Queensland fruit fly
Single male fruit flies have been found in separate surveillance traps in an area in and around the Auckland Northshore suburb of Northcote. Find out more about these types of flies and what we're doing.
On this page:
- Northcote under Controlled Area Notice
- Movement restriction on fruit and vegetables
- Export restriction zones
- 昆士兰果蝇信息简体中文 - fact sheet in simplified Chinese
7 June 2019: On the ground efforts to manage the recent fruit fly detections in the Northcote area continue, with the possibility of some controls remaining in place throughout the winter months.
11 May: Step-up in response in Northcote after another male Queensland fruit fly is found. Baiting to begin.
26 April: Legal controls on the movement of fruit and vegetables re-introduced in Northcote.
Export Restriction Zone (ERZ)
Biosecurity New Zealand has been investigating finds of single male Queensland fruit flies between February and May 2019 in surveillance traps in the Auckland suburb of Northcote. A Controlled Area Notice is in place.
Legal controls on the movement of fruit and vegetables had been lifted for Northcote on 22 March. However, they were re-introduced to an area of Northcote on 26 April. This followed the discovery of a further single male fly in the area. Another fly was found within the current Northcote controlled area on May 10, bringing the total to eight over the past three and half months.
Baiting for more fruit fly
Biosecurity New Zealand stepped up it’s on the ground efforts in the suburb, and has been placing bait on fruit trees to attract and kill adult flies, in particular females.
Treatment being used
The main treatment is an insecticide bait that attracts and kills adult fruit flies There are two components to the bait – a protein to attract adult fruit flies and a low concentration of insecticide (these are called either fipronil or spinetoram) to kill the flies.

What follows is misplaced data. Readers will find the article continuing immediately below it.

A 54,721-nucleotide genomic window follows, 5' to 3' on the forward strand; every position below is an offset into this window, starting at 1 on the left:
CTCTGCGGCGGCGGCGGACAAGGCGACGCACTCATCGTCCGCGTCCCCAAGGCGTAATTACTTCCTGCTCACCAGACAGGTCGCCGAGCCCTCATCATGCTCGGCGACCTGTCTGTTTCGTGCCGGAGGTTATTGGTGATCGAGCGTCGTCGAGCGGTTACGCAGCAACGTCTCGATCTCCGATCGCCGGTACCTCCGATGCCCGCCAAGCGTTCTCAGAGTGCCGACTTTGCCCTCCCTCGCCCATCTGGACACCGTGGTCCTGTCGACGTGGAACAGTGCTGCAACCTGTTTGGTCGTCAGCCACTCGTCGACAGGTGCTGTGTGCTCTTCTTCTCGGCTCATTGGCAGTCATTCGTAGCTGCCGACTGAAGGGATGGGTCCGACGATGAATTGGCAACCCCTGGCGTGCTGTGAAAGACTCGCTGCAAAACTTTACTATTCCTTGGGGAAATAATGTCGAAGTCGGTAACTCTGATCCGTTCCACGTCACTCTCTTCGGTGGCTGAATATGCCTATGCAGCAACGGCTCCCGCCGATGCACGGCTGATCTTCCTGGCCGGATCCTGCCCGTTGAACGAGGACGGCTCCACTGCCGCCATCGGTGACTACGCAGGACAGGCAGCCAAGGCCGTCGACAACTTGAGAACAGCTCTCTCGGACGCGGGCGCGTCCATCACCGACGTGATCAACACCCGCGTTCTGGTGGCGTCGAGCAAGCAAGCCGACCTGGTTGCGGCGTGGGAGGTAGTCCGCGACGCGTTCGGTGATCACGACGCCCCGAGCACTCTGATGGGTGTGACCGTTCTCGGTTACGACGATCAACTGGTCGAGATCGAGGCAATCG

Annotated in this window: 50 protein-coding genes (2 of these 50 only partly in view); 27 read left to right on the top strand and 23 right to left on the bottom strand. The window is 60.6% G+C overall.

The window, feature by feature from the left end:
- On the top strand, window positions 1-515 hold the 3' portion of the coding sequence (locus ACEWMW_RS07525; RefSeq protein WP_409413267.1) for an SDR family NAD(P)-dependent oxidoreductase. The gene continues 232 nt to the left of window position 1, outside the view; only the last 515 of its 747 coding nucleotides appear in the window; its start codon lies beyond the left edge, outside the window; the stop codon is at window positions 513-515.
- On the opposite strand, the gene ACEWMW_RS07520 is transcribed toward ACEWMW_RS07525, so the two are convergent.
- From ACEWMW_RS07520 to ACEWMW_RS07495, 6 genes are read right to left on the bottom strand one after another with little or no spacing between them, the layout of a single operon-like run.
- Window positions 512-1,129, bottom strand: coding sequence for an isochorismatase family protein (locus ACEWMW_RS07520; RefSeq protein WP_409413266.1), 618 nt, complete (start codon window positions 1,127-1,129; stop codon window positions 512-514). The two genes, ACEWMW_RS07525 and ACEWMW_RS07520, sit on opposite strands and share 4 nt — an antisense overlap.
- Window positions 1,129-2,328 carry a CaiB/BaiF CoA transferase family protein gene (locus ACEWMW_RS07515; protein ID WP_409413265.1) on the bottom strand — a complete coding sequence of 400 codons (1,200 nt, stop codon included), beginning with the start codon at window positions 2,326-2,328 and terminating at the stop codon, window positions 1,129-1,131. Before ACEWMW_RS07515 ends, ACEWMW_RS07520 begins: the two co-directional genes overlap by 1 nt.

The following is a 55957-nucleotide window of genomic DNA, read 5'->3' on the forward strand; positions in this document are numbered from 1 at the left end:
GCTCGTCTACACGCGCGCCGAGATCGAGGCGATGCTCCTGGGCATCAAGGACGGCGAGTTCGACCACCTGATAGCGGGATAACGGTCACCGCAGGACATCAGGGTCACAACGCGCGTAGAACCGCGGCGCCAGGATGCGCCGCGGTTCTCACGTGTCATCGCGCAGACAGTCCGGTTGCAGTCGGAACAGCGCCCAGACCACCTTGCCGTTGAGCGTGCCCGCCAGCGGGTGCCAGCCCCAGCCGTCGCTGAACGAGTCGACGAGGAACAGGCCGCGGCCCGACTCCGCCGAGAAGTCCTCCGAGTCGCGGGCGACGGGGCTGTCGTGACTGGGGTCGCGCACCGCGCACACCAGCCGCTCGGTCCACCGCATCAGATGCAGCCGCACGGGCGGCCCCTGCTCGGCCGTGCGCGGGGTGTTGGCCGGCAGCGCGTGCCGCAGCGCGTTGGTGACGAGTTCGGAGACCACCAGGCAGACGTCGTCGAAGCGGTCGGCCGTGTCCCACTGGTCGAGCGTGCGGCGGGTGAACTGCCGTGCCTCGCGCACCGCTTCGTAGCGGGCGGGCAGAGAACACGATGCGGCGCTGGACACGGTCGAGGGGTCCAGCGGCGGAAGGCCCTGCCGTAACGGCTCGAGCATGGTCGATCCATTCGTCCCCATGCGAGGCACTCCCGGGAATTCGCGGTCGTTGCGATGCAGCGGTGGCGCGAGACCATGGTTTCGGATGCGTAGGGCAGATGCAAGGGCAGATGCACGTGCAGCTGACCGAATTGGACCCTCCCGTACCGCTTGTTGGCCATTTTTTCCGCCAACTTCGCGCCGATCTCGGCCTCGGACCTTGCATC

Our staff have applied bait treatment on and around trees on selected properties. Our operators have talked to residents when they could and left information sheets in letterboxes.
The baits are toxic to fruit flies. We have taken every precaution to make sure the baits are safe around people and animals. Purely as a precaution, we recommend staying away from trees where bait has been used, and do not eat fruit and leaves from trees that have been treated.
If any properties are found to have infestations, (e.g. eggs, larvae, pupa, adults) we will use targeted spraying and ground application of an insecticide. In 2015, only a small number of Auckland properties had infestations. People in properties with infestations will receive full information on the treatment being used.
Treatment will continue for a period of time that provides confidence that no further flies are present.
- Download the brochure with more information on baiting [PDF 1145 KB]
- Letters for owners or residents for properties being treated with bait.
Since 26 April, an area of Northcote has been under a Controlled Area Notice. This restricts the movement of certain fruits and vegetables out of controlled areas to help prevent the spread of any fruit flies if there are more out there.
Note, the controlled area has changed from the controlled area that was put in place on 11 May.
Find out if you're in the Controlled Area
To find out if your home or business is in the controlled area and which zone of the area, enter your address in our map below. Check if your property has changed zones.
Zone A is marked by a red circle. Zone B is highlighted in yellow.
In short, the restrictions on moving fruit and vegetables are:
· If you live in Zone A (refer to map):
No whole fruit or vegetables (except leafy and root vegetables like lettuce, cabbage, bok choy, rhubarb, broccoli, brussels sprouts, carrots, parsnips, potatoes, kumara, celery, onions, spring onions) can be taken out of Zone A. In addition, no fruit or vegetable waste (such as fruit skins and cores/stones, peelings and the like) or garden waste (such as prunings from fruit trees or vegetable garden cuttings) can go out of the area. The fruit and vegetables should either be disposed of in a home in-sink disposal unit or put into specially supplied Biosecurity New Zealand bins.
· If you live in Zone B (refer to map):